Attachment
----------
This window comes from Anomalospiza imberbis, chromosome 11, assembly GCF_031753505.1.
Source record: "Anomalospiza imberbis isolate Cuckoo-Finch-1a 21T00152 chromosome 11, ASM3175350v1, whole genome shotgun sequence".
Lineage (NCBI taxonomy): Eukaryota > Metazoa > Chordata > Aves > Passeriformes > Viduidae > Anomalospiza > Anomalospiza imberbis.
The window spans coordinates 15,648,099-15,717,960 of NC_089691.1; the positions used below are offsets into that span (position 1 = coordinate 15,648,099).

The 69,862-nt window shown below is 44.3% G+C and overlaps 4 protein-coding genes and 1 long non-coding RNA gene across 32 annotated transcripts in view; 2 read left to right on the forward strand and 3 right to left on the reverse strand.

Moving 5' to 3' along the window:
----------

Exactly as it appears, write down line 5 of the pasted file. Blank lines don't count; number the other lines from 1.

The 69,862-nt window shown below is 44.3% G+C and overlaps 4 protein-coding genes and 1 long non-coding RNA gene across 32 annotated transcripts in view; 2 read left to right on the forward strand and 3 right to left on the reverse strand.